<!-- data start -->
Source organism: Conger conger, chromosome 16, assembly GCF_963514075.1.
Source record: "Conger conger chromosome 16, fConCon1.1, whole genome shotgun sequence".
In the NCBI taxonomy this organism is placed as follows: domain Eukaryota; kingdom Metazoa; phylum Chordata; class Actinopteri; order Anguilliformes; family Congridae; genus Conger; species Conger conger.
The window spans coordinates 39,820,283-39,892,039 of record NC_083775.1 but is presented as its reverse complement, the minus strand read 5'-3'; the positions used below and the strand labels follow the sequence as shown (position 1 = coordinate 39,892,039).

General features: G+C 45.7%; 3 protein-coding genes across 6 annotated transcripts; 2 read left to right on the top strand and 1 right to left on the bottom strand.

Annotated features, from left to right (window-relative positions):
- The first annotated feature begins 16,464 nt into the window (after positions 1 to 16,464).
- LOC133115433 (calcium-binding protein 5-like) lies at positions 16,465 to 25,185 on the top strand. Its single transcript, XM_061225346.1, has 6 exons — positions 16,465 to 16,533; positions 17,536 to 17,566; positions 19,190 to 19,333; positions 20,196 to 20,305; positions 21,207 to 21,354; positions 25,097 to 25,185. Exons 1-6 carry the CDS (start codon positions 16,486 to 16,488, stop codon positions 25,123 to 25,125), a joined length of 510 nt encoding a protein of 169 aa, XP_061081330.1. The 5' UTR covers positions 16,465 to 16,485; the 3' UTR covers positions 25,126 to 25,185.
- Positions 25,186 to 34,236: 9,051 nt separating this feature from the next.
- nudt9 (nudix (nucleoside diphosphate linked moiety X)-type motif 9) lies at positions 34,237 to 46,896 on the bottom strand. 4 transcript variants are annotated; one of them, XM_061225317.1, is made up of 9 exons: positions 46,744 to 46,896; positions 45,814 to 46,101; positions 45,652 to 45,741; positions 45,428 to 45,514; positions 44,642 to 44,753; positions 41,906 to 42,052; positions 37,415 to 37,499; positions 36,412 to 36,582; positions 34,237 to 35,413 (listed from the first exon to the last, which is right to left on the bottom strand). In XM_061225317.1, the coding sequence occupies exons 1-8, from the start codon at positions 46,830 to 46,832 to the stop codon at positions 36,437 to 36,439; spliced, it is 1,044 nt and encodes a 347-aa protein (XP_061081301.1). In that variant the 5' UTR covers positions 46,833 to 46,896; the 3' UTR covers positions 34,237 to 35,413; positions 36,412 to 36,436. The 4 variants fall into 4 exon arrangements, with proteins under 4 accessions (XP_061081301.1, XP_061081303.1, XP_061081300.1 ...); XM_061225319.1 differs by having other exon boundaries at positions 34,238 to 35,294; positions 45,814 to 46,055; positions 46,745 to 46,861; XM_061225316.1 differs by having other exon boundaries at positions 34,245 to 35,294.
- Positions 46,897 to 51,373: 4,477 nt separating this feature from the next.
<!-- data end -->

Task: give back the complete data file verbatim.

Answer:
Source organism: Conger conger, chromosome 16, assembly GCF_963514075.1.
Source record: "Conger conger chromosome 16, fConCon1.1, whole genome shotgun sequence".
In the NCBI taxonomy this organism is placed as follows: domain Eukaryota; kingdom Metazoa; phylum Chordata; class Actinopteri; order Anguilliformes; family Congridae; genus Conger; species Conger conger.
The window spans coordinates 39,820,283-39,892,039 of record NC_083775.1 but is presented as its reverse complement, the minus strand read 5'-3'; the positions used below and the strand labels follow the sequence as shown (position 1 = coordinate 39,892,039).

General features: G+C 45.7%; 3 protein-coding genes across 6 annotated transcripts; 2 read left to right on the top strand and 1 right to left on the bottom strand.

Annotated features, from left to right (window-relative positions):
- The first annotated feature begins 16,464 nt into the window (after positions 1 to 16,464).
- LOC133115433 (calcium-binding protein 5-like) lies at positions 16,465 to 25,185 on the top strand. Its single transcript, XM_061225346.1, has 6 exons — positions 16,465 to 16,533; positions 17,536 to 17,566; positions 19,190 to 19,333; positions 20,196 to 20,305; positions 21,207 to 21,354; positions 25,097 to 25,185. Exons 1-6 carry the CDS (start codon positions 16,486 to 16,488, stop codon positions 25,123 to 25,125), a joined length of 510 nt encoding a protein of 169 aa, XP_061081330.1. The 5' UTR covers positions 16,465 to 16,485; the 3' UTR covers positions 25,126 to 25,185.
- Positions 25,186 to 34,236: 9,051 nt separating this feature from the next.
- nudt9 (nudix (nucleoside diphosphate linked moiety X)-type motif 9) lies at positions 34,237 to 46,896 on the bottom strand. 4 transcript variants are annotated; one of them, XM_061225317.1, is made up of 9 exons: positions 46,744 to 46,896; positions 45,814 to 46,101; positions 45,652 to 45,741; positions 45,428 to 45,514; positions 44,642 to 44,753; positions 41,906 to 42,052; positions 37,415 to 37,499; positions 36,412 to 36,582; positions 34,237 to 35,413 (listed from the first exon to the last, which is right to left on the bottom strand). In XM_061225317.1, the coding sequence occupies exons 1-8, from the start codon at positions 46,830 to 46,832 to the stop codon at positions 36,437 to 36,439; spliced, it is 1,044 nt and encodes a 347-aa protein (XP_061081301.1). In that variant the 5' UTR covers positions 46,833 to 46,896; the 3' UTR covers positions 34,237 to 35,413; positions 36,412 to 36,436. The 4 variants fall into 4 exon arrangements, with proteins under 4 accessions (XP_061081301.1, XP_061081303.1, XP_061081300.1 ...); XM_061225319.1 differs by having other exon boundaries at positions 34,238 to 35,294; positions 45,814 to 46,055; positions 46,745 to 46,861; XM_061225316.1 differs by having other exon boundaries at positions 34,245 to 35,294.
- Positions 46,897 to 51,373: 4,477 nt separating this feature from the next.